Witchcraft/Ritualised Abuse

9. Incidences of this type of abuse are thankfully rare but children branded as possessed or witches are at significant risk of severe physical and emotional abuse and of death. As with the issues above, the lack of knowledge amongst the child protection workforce is an issue that needs addressing. In regard to this particular area it is vital that if one child is found to be at risk then it is likely that other children exposed to the informal place of worship the branded child attends will also be at risk. It is therefore important that police and Local Authorities work together to identify all the potential victims, and that a S.47 investigation is undertaken on all children thus exposed. The most infamous UK case was the torso in the Thames case but the case of Victoria Climbié included elements of this issue and there is a current child murder case which involves this issue. CFAB ask that the inquiry consider the statutory response to this issue and recommend research and guidance to include compulsory multi agency S.47 investigations whenever this issue is suspected, that includes not only the identified child but any children who may have been exposed to the informal faith setting used by the alleged perpetrators.

Regional Variations

10. CFAB offer services to Local Authorities throughout the UK, therefore we get a good overview of practice across the country. Approaches to the same issues vary markedly, as does the quality of care planning and social work practice. A useful comparison maybe the NHS where treatment pathways for given diseases are the same country wide even if the application can vary. In social work the service pathways for the same issue, trafficking, domestic violence etc, can vary widely. The organisational difference between social work and medicine is that social work falls under Local Authorities. It would be very welcome if the inquiry asked the question which Munro did not, namely; is child protection best placed as a duty of Local Authorities? It may be that child protection services are better placed in an NHS like structure where evidence based practice and service responses can be effectively implemented and will not be subject to local political variations. It is not clear that children at risk and the child protection system benefit from local political control. One would not put critical health care under the control of Local Authorities so it seems strange that this critical protective service is so placed. CFAB ask that the structure of child protection services is considered in relation to who should provide said services.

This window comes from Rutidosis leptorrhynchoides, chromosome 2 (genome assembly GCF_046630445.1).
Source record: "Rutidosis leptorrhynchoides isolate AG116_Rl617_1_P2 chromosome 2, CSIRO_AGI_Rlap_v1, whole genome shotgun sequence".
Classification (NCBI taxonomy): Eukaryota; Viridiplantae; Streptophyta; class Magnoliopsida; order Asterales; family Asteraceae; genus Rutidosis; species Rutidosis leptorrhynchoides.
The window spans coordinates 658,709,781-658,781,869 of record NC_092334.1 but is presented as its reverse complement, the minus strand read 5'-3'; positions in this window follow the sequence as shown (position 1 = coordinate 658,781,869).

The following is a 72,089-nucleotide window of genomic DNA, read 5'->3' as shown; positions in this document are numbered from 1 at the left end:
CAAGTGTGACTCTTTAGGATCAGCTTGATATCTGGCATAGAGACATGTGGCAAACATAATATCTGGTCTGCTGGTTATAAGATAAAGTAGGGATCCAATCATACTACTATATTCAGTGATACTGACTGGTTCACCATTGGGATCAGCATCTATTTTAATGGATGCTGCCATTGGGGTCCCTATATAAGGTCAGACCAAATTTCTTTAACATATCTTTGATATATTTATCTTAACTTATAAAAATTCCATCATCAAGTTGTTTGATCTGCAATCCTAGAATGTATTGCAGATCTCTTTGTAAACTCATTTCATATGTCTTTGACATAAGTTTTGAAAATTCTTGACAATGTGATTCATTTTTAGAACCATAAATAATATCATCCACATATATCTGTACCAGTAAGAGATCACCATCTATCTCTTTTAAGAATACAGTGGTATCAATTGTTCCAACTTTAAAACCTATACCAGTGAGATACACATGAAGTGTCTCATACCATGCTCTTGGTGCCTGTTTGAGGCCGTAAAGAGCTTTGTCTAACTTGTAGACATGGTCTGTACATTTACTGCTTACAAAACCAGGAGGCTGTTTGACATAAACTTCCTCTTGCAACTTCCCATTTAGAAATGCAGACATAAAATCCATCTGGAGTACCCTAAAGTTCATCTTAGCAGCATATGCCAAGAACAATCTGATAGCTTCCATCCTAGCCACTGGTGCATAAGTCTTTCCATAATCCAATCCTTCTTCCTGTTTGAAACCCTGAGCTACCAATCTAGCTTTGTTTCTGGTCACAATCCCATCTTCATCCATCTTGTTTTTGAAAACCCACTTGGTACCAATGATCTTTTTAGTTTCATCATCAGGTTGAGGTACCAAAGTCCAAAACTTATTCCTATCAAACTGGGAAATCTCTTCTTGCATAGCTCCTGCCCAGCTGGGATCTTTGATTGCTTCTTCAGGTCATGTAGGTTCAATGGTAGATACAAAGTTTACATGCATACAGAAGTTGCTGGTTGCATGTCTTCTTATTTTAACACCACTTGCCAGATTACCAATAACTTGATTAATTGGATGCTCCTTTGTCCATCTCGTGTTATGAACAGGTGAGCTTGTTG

Conclusion

11. CFAB would welcome the opportunity to give further evidence on these subjects to the inquiry and can provide detailed case studies if required. International issues are an increasing element of the UK’s child protection services and CFAB are concerned that training, practice, legislation, guidance and structures keep pace with this.

October 2011

Prepared 16th November 2012